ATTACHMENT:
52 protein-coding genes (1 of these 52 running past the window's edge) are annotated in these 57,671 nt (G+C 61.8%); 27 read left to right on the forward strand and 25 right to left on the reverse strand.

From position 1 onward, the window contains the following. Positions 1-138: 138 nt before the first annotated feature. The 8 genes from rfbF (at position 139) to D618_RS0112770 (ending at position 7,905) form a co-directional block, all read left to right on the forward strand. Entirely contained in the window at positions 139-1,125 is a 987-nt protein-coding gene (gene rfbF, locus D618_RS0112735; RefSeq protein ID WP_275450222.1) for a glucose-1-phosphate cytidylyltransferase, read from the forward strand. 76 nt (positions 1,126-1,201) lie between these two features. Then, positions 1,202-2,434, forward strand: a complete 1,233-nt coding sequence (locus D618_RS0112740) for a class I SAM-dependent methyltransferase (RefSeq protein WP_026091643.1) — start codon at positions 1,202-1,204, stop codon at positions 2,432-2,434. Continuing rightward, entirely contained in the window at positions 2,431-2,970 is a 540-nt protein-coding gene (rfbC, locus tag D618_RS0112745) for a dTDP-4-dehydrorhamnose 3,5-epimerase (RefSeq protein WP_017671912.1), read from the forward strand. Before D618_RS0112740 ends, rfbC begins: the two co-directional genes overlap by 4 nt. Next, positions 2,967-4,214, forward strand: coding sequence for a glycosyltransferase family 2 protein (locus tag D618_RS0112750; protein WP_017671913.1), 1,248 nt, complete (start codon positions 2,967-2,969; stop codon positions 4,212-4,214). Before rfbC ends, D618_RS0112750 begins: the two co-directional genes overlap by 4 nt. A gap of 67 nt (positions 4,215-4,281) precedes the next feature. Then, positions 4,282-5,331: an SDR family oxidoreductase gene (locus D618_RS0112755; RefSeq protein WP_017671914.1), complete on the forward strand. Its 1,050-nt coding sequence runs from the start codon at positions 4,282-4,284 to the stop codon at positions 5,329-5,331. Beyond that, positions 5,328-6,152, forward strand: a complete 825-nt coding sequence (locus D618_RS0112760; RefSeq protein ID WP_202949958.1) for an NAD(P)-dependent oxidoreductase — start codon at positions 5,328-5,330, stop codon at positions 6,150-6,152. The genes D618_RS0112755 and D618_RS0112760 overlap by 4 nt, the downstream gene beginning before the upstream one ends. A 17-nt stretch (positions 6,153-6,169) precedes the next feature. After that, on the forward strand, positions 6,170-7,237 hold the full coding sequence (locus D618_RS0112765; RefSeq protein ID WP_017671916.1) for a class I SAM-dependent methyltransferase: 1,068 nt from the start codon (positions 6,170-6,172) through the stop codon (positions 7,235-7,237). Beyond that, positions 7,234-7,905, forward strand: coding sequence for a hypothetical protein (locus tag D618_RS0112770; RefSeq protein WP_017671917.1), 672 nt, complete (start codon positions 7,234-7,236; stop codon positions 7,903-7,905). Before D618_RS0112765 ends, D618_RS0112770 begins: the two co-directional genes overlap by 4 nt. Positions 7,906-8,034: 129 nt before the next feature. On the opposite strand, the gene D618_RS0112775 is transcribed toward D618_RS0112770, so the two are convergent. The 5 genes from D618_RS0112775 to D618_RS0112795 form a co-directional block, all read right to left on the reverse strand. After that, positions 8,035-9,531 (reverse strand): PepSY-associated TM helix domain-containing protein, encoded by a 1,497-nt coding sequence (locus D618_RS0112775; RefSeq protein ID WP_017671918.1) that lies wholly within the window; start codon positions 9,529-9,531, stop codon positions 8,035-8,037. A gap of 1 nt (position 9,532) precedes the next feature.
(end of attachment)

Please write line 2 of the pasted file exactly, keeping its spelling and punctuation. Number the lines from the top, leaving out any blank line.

From position 1 onward, the window contains the following. Positions 1-138: 138 nt before the first annotated feature. The 8 genes from rfbF (at position 139) to D618_RS0112770 (ending at position 7,905) form a co-directional block, all read left to right on the forward strand. Entirely contained in the window at positions 139-1,125 is a 987-nt protein-coding gene (gene rfbF, locus D618_RS0112735; RefSeq protein ID WP_275450222.1) for a glucose-1-phosphate cytidylyltransferase, read from the forward strand. 76 nt (positions 1,126-1,201) lie between these two features. Then, positions 1,202-2,434, forward strand: a complete 1,233-nt coding sequence (locus D618_RS0112740) for a class I SAM-dependent methyltransferase (RefSeq protein WP_026091643.1) — start codon at positions 1,202-1,204, stop codon at positions 2,432-2,434. Continuing rightward, entirely contained in the window at positions 2,431-2,970 is a 540-nt protein-coding gene (rfbC, locus tag D618_RS0112745) for a dTDP-4-dehydrorhamnose 3,5-epimerase (RefSeq protein WP_017671912.1), read from the forward strand. Before D618_RS0112740 ends, rfbC begins: the two co-directional genes overlap by 4 nt. Next, positions 2,967-4,214, forward strand: coding sequence for a glycosyltransferase family 2 protein (locus tag D618_RS0112750; protein WP_017671913.1), 1,248 nt, complete (start codon positions 2,967-2,969; stop codon positions 4,212-4,214). Before rfbC ends, D618_RS0112750 begins: the two co-directional genes overlap by 4 nt. A gap of 67 nt (positions 4,215-4,281) precedes the next feature. Then, positions 4,282-5,331: an SDR family oxidoreductase gene (locus D618_RS0112755; RefSeq protein WP_017671914.1), complete on the forward strand. Its 1,050-nt coding sequence runs from the start codon at positions 4,282-4,284 to the stop codon at positions 5,329-5,331. Beyond that, positions 5,328-6,152, forward strand: a complete 825-nt coding sequence (locus D618_RS0112760; RefSeq protein ID WP_202949958.1) for an NAD(P)-dependent oxidoreductase — start codon at positions 5,328-5,330, stop codon at positions 6,150-6,152. The genes D618_RS0112755 and D618_RS0112760 overlap by 4 nt, the downstream gene beginning before the upstream one ends. A 17-nt stretch (positions 6,153-6,169) precedes the next feature. After that, on the forward strand, positions 6,170-7,237 hold the full coding sequence (locus D618_RS0112765; RefSeq protein ID WP_017671916.1) for a class I SAM-dependent methyltransferase: 1,068 nt from the start codon (positions 6,170-6,172) through the stop codon (positions 7,235-7,237). Beyond that, positions 7,234-7,905, forward strand: coding sequence for a hypothetical protein (locus tag D618_RS0112770; RefSeq protein WP_017671917.1), 672 nt, complete (start codon positions 7,234-7,236; stop codon positions 7,903-7,905). Before D618_RS0112765 ends, D618_RS0112770 begins: the two co-directional genes overlap by 4 nt. Positions 7,906-8,034: 129 nt before the next feature. On the opposite strand, the gene D618_RS0112775 is transcribed toward D618_RS0112770, so the two are convergent. The 5 genes from D618_RS0112775 to D618_RS0112795 form a co-directional block, all read right to left on the reverse strand. After that, positions 8,035-9,531 (reverse strand): PepSY-associated TM helix domain-containing protein, encoded by a 1,497-nt coding sequence (locus D618_RS0112775; RefSeq protein ID WP_017671918.1) that lies wholly within the window; start codon positions 9,529-9,531, stop codon positions 8,035-8,037. A gap of 1 nt (position 9,532) precedes the next feature.